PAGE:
/   Library   /   Help & how-to   /   Finding   /   Articles

How to find articles

Step 4 - Evaluate results

Read the summaries (or abstracts) of the articles your search retrieved. Take time to critically analyze and evaluate those you are planning to use to see how well each contributes to the aims of your research assignment. When you browse your results, pay attention to the vocabulary used in the subject heading or descriptor fields; these will provide you with alternative or additional terms to use should you need to focus or expand your search.

Refine your search strategy

Did you retrieve too many articles?

  • You may need to focus your search by adding another concept (keyword):
    For example, instead of violence AND television use violence AND television AND children

  • You may need to search within specific segments of the database, such as SUBJECT HEADINGS or COMPANY NAME, as opposed to using the default search setup, which is usually by keyword

  • Check the limit features of the database; perhaps you need to limit your results by date of publication, language or type of publication

Did you retrieve only a few articles?

  • You may need to broaden it by using more words to describe one concept:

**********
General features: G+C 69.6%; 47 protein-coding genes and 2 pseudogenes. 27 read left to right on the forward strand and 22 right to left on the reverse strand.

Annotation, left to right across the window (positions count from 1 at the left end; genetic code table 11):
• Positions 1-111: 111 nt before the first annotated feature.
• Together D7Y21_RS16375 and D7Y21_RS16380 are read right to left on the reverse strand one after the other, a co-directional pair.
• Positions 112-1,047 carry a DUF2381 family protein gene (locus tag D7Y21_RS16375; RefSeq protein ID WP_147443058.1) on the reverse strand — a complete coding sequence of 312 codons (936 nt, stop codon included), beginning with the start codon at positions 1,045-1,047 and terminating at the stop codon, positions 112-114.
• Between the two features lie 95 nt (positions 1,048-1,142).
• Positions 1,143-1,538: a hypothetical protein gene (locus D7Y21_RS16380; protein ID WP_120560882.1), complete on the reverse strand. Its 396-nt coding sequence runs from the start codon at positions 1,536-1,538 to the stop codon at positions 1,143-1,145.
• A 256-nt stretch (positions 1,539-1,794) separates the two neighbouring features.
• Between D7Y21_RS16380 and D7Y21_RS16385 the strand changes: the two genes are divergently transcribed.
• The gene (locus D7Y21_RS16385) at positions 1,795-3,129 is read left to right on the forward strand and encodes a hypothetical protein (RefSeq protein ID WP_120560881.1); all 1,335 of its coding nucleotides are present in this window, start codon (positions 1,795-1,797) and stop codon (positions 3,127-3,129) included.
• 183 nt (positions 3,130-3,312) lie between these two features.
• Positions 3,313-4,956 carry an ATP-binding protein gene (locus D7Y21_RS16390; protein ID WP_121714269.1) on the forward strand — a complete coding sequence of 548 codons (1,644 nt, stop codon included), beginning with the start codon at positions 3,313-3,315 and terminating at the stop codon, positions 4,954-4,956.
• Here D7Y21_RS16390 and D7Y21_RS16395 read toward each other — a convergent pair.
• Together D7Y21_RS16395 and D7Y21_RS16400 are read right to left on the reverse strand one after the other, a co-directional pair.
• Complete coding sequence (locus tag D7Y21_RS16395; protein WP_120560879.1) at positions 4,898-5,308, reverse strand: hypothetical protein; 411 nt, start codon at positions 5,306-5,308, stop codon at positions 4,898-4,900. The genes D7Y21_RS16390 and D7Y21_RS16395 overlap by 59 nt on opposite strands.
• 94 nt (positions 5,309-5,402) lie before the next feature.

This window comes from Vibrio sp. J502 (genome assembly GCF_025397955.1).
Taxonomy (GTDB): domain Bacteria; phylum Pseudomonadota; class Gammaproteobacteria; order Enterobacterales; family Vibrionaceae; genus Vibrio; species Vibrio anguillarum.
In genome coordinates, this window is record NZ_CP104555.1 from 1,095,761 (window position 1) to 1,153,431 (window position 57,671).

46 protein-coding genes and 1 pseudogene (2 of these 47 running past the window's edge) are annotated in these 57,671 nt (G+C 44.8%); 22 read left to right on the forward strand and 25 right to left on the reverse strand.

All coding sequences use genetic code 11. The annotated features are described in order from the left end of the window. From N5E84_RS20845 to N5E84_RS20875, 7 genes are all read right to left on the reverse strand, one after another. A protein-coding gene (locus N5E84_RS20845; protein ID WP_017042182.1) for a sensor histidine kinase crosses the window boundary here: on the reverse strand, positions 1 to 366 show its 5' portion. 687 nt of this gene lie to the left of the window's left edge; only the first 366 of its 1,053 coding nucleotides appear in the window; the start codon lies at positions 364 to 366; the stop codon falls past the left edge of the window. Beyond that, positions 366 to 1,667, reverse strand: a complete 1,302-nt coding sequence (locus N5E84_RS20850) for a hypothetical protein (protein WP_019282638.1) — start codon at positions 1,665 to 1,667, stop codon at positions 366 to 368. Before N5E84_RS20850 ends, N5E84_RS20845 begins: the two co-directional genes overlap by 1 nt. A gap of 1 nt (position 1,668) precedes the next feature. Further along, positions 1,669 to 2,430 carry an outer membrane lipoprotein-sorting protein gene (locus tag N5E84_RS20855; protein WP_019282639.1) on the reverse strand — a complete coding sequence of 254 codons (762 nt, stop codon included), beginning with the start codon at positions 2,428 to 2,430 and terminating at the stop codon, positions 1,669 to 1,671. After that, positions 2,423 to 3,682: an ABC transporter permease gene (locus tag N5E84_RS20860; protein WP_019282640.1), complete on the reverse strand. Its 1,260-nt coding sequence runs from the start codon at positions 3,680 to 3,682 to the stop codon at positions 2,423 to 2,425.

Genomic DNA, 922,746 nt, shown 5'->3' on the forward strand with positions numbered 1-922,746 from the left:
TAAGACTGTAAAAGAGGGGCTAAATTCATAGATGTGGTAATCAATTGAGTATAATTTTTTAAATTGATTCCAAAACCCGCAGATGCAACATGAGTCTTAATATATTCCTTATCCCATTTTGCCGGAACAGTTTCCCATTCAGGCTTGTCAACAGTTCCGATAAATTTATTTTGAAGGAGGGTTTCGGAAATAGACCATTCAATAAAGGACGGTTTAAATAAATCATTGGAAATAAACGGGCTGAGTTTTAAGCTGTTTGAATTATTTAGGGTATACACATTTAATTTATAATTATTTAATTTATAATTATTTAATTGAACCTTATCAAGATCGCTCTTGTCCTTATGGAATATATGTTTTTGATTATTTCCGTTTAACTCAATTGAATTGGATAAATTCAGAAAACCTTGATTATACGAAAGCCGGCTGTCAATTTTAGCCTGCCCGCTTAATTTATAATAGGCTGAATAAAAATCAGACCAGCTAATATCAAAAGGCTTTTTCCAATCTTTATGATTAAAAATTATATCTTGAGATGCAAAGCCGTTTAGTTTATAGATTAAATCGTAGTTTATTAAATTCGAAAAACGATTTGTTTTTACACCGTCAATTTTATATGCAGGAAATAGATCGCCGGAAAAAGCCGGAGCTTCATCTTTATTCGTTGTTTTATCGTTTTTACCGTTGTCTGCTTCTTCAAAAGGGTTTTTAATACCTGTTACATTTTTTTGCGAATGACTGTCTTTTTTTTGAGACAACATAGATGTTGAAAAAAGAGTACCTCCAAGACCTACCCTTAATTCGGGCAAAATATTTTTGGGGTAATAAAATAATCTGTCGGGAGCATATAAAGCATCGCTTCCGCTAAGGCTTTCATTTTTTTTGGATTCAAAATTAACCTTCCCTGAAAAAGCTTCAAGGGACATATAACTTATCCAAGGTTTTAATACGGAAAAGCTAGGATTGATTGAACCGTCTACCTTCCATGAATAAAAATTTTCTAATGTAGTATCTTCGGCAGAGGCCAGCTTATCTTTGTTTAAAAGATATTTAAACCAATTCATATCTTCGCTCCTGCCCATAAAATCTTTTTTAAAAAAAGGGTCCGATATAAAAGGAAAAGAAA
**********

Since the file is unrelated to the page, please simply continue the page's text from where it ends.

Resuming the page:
For example, (violen* OR rage OR abusive behaviour OR battering) AND television

  • Note that the truncation symbol (most often an asterisk *) retrieves variations of the same word:
    For example, use violen* instead of violent OR violence

Consider different databases

You may find that, although you used the right words, the articles retrieved are not appropriate for your research. For example, instead of retrieving articles that discuss the social aspects of TV violence on children, you retrieved articles on how TV violence can affect the consumer behaviour of children. Before adding additional concepts to refine your search, verify that the database you selected is appropriate for your subject area.

Reconsider your topic

Sometimes, there just is not enough information on your topic and you may want to consider changing or modifying it. Before you do so, consult with a librarian. A librarian may help you develop a more suitable strategy for your research.

Back to top arrow up, go to top of page